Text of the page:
NEW PORT RICHEY — Pasco commissioners renewed their debate Tuesday on whether to raise the county’s gas tax or charge a new property tax for transportation needs — or a combination of both.
But any gas tax increase requires four votes on the commission, and last year only three were willing to support even a 1-cent per gallon increase.
Commissioner Kathryn Starkey called it a no-brainer. “You know, no one wants to take the political hit for doing that – but we have to have an operations and maintenance budget for our roads,” she said. “Most calls I get are potholes and road conditions.”
Chairman Jack Mariano and Commissioner Henry Wilson opposed the gas tax increase last year. Wilson said he still hasn’t changed his mind, while Mariano said he might be willing to consider a 2-cent per gallon increase.
County Administrator Michele Baker told commissioners that even with a rebounding tax roll, the county would still be short of funds needed for road maintenance and construction. “If you hold the line on the millage, it only brings in about $6 million more, and that’s still not enough to get us to where we need to be,” Baker said.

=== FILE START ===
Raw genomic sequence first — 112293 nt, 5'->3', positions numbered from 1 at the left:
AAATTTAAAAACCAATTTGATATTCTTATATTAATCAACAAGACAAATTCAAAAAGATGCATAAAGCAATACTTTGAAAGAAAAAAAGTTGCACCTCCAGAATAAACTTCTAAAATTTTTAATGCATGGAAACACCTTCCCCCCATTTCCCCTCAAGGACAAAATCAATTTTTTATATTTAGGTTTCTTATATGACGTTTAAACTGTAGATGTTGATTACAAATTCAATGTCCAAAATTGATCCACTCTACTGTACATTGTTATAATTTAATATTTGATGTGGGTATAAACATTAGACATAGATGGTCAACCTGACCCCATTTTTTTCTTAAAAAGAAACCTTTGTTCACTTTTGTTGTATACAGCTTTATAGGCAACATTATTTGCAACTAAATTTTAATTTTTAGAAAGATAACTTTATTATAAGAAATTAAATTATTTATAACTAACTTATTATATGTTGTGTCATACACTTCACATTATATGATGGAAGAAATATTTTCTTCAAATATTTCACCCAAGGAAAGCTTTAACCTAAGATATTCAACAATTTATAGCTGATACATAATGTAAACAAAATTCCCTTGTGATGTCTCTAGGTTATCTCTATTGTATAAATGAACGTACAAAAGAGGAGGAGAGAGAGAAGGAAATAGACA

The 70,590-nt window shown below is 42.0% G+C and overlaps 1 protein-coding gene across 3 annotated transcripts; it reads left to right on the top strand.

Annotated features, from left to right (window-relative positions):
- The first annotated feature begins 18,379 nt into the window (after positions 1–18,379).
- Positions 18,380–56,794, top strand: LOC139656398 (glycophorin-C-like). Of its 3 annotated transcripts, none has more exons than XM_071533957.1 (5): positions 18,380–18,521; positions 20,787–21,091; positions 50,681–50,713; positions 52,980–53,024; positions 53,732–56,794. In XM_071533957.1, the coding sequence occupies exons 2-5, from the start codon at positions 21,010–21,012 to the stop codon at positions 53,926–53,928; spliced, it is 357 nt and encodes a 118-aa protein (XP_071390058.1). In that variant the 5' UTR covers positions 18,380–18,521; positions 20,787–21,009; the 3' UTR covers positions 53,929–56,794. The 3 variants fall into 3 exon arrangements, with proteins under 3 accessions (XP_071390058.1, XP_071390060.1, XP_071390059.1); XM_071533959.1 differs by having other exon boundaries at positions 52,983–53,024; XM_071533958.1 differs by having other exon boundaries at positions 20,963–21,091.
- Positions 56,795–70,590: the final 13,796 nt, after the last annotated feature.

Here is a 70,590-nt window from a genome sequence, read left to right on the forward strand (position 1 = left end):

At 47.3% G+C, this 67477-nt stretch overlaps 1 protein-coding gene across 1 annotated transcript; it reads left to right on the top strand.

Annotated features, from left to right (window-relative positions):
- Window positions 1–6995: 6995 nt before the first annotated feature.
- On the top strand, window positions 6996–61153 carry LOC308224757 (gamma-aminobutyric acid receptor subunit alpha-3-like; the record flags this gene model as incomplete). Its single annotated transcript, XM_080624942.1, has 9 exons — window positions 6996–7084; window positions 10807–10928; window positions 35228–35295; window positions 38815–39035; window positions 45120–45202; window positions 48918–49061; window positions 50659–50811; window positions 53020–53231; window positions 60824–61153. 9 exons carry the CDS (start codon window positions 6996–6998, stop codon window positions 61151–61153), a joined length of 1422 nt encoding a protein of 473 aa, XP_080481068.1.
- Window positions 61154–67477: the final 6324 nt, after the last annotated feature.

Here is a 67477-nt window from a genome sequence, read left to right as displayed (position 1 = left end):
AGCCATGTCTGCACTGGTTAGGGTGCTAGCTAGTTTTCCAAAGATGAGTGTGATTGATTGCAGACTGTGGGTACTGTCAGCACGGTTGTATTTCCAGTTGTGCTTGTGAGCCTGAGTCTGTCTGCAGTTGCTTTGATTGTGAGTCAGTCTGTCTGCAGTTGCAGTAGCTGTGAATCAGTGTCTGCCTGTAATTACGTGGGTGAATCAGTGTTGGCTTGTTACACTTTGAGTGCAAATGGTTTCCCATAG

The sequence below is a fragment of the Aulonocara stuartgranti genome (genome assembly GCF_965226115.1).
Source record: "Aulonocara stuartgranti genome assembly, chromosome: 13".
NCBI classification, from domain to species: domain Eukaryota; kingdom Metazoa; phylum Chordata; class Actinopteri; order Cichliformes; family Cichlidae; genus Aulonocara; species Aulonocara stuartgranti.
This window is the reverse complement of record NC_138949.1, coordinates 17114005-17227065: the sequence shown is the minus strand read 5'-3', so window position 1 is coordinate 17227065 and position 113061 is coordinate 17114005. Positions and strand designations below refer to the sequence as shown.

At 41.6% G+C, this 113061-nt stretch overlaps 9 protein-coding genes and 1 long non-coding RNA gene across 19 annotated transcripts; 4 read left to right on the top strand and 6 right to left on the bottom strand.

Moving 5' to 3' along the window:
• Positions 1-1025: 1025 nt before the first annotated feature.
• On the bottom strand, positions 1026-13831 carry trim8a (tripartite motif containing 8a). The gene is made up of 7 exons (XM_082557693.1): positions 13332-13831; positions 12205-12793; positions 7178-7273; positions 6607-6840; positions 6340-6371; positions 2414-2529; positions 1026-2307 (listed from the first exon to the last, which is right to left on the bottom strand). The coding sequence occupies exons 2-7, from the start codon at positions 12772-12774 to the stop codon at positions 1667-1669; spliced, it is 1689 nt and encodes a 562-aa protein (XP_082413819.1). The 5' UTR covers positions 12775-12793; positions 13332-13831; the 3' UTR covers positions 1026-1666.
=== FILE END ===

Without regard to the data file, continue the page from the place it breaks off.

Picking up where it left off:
Even more pressing, she said that without at least $5 million a year dedicated to transportation, commissioners will be forced to raise mobility fees next year. Those are the one-time fees the county charges for new development.
In 2011, the county replaced transportation impact fees with mobility fees that charge higher rates for new construction in rural and suburban areas than in urban areas. The ordinance eliminates transportation fees for offices, hotels and industrial development in most of western and southern Pasco.
Mariano said he wants to offer the same low mobility fees for hotels and offices in suburban and rural areas, but to do that would take $8 million a year — the equivalent of a 5-cent per gallon gas tax increase.
Starkey said if the same commissioners block the tax again this year, commissioners should consider withholding road repair money in their districts.